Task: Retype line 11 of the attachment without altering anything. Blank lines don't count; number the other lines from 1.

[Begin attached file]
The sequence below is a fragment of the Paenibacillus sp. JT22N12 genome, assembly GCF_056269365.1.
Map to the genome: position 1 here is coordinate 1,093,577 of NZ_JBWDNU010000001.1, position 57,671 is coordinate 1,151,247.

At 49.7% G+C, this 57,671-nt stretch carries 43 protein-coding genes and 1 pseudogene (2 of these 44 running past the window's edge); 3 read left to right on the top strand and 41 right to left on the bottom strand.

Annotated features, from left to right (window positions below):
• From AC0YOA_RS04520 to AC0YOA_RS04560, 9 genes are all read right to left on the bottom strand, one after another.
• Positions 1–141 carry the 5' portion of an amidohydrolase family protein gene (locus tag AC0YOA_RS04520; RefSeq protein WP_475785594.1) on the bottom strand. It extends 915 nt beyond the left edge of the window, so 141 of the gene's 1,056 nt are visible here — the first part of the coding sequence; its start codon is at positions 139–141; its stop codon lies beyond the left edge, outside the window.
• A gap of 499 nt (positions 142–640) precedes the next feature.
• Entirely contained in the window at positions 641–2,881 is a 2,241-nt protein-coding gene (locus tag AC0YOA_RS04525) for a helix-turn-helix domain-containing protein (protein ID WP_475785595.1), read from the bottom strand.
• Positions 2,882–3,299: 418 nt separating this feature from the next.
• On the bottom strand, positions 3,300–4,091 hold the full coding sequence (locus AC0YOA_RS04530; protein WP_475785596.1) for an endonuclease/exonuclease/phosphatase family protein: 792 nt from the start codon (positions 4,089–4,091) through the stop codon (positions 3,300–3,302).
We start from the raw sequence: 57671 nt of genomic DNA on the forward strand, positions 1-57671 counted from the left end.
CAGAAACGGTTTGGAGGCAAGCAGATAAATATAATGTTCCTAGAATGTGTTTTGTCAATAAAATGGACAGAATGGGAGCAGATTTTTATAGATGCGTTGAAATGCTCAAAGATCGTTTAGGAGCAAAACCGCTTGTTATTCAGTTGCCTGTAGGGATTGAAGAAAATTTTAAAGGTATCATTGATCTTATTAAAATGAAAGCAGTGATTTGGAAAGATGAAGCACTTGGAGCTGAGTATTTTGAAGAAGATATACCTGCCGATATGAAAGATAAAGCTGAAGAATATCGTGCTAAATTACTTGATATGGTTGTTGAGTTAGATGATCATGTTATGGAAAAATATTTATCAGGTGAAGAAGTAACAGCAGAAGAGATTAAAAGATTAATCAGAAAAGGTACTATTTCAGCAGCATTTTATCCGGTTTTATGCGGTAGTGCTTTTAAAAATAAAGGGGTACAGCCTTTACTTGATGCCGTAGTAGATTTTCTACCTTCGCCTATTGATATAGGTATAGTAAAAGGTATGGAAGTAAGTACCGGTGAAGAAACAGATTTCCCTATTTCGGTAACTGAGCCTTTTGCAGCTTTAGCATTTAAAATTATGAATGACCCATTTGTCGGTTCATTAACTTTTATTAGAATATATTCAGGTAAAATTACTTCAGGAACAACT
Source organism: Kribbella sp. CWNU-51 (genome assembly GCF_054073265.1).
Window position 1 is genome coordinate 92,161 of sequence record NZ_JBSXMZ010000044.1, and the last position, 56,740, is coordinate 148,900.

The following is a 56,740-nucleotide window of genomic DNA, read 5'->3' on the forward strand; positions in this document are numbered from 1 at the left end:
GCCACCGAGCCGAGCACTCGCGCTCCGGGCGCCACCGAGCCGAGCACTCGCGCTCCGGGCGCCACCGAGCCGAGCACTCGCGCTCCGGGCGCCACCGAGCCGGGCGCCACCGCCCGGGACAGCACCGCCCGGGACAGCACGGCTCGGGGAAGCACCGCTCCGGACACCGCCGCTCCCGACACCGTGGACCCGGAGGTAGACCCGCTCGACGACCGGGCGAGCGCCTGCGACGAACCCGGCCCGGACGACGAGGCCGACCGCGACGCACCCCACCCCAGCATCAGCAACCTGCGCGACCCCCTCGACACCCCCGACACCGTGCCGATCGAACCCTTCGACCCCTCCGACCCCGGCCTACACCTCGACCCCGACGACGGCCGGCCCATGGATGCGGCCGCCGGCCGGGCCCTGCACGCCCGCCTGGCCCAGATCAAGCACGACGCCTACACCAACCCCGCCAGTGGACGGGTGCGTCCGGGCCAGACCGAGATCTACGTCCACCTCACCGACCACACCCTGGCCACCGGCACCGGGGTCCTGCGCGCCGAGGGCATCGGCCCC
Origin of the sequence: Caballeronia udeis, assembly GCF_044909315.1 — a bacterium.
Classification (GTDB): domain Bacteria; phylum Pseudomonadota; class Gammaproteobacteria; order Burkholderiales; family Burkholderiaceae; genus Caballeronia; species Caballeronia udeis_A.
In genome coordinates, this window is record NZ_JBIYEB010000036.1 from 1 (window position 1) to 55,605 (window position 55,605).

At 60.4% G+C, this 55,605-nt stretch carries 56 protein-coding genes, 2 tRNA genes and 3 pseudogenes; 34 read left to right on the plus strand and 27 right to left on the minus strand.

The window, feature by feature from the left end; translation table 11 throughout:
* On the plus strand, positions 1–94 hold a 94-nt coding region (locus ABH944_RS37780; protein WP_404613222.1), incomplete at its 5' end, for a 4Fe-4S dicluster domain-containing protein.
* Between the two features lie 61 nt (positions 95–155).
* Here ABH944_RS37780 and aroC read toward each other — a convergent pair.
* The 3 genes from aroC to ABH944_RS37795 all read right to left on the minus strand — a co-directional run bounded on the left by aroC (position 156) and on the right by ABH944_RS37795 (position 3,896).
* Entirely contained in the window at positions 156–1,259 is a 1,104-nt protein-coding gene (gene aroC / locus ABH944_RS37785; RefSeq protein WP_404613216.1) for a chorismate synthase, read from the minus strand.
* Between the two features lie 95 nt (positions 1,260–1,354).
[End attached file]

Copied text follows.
We start from the raw sequence: 57671 nt of genomic DNA on the forward strand, positions 1-57671 counted from the left end.